Adam Tooze

The American Historical Review, June 2008


A torrent of numbers accompanies both the bureaucratic communication and the public discourse that are characteristic of modernity. And there is no area where their dominance is more pronounced than with regard to economic affairs. From as early as the seventeenth century, “political arithmetic” was a favorite tool of economic punditry, but it was in the late nineteenth and the early twentieth century that the production of economic data became quasi-industrial. States and interest groups constructed systems of economic statistics in the form that we know them today, as instruments of real-time observation with a new and reified conception of “the economy” as their object. Clearly the history of statistics is intertwined with the history of what Michel Foucault termed governmentality.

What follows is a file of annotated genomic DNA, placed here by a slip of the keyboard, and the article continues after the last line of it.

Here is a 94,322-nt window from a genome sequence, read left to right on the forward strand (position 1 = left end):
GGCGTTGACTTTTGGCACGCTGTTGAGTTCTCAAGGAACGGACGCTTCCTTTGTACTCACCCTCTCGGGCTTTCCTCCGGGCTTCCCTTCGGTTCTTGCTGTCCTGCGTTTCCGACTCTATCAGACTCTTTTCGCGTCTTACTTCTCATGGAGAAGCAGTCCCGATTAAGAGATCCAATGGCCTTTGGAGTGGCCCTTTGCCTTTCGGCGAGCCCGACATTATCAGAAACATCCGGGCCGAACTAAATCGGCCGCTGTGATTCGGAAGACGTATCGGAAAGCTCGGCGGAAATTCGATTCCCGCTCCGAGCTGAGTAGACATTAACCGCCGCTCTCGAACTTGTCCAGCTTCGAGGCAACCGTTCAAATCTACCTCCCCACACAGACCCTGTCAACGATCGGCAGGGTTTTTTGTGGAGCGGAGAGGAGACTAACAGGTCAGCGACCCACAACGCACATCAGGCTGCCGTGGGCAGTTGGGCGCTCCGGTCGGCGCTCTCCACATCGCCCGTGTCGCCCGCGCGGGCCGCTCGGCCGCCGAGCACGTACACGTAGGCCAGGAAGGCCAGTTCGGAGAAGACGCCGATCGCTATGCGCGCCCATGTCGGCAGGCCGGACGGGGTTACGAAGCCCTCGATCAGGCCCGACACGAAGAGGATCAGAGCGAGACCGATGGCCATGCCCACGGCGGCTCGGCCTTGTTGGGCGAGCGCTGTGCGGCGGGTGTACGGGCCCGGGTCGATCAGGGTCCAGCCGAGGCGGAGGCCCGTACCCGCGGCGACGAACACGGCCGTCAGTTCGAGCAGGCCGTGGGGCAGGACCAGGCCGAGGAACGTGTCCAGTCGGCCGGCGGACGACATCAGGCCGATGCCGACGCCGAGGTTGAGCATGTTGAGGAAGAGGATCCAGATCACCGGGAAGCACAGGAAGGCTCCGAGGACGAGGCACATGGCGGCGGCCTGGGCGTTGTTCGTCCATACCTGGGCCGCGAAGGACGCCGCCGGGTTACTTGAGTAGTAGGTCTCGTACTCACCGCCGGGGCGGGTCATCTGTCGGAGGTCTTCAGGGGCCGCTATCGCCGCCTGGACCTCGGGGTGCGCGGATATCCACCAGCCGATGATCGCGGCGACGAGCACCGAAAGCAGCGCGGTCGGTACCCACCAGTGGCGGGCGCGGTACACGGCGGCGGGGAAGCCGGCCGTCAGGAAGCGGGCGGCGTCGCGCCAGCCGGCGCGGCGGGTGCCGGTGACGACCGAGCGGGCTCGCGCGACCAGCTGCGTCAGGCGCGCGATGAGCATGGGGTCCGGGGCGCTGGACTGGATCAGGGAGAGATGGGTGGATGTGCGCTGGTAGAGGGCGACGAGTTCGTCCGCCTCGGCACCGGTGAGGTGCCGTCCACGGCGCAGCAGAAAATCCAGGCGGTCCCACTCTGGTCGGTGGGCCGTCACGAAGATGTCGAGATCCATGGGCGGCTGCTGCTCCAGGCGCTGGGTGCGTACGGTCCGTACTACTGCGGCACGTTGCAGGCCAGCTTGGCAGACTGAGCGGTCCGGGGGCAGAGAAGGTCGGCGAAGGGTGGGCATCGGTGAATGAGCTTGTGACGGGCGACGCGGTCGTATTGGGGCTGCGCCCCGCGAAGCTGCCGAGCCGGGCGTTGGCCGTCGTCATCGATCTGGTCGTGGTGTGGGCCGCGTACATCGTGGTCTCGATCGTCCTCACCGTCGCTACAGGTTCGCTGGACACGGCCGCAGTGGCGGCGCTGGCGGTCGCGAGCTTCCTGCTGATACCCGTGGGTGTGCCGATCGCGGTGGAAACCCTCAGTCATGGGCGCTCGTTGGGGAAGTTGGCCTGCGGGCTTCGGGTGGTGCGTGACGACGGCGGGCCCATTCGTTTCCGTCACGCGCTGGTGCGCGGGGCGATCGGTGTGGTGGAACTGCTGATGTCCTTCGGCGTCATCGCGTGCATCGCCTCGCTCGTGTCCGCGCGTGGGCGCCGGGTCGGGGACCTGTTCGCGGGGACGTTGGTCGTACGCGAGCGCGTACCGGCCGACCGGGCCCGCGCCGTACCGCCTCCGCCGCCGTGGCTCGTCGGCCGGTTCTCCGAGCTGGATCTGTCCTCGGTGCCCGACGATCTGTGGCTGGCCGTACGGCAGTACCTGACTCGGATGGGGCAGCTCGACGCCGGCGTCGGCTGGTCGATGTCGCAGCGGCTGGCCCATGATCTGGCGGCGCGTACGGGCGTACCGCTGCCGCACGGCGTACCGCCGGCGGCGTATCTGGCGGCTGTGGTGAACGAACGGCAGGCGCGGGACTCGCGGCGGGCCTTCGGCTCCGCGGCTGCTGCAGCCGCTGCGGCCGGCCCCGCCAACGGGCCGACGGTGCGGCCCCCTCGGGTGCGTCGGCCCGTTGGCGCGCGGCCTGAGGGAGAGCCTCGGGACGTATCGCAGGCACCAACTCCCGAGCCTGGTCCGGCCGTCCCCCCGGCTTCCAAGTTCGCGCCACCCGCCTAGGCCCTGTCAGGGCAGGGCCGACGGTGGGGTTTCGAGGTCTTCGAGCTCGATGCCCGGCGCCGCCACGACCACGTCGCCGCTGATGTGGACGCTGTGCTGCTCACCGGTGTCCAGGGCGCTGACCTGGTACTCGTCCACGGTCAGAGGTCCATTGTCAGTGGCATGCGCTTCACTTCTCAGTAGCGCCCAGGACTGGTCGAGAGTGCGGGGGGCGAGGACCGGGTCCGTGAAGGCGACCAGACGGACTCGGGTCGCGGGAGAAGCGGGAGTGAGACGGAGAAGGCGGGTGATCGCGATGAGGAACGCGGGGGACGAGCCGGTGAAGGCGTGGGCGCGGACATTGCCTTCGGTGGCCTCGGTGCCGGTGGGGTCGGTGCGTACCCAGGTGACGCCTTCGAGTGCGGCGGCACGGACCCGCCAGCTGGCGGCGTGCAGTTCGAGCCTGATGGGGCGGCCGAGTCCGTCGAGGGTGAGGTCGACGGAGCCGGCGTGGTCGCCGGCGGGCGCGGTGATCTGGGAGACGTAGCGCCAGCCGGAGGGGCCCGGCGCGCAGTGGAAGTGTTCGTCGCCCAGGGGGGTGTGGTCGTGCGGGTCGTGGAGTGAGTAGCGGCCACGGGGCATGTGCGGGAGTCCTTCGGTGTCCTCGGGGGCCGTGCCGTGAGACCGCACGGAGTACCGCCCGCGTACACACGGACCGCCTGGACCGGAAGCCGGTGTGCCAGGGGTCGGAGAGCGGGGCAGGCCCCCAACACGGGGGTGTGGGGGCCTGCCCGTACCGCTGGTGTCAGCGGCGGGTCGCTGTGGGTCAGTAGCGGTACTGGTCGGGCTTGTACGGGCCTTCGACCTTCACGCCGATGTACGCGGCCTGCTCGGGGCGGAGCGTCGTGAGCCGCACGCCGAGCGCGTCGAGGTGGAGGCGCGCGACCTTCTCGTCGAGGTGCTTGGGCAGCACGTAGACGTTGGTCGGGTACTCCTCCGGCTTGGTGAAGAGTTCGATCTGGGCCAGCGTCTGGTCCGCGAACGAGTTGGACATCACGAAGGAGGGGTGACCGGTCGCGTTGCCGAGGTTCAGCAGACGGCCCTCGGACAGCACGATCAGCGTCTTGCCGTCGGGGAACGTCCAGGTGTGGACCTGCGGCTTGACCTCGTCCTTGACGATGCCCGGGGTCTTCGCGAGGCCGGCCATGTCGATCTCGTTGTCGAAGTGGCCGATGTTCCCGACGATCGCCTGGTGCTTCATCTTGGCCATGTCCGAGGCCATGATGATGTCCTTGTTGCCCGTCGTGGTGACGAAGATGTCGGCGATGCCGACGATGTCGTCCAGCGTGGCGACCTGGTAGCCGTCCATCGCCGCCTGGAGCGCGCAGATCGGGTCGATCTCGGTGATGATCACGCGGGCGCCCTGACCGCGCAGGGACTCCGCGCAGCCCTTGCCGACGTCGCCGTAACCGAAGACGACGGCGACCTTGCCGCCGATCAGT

View the paper here: Trouble with Numbers: Statistics, Politics, and History in the Construction of Weimar’s Trade Balance, 1918-1924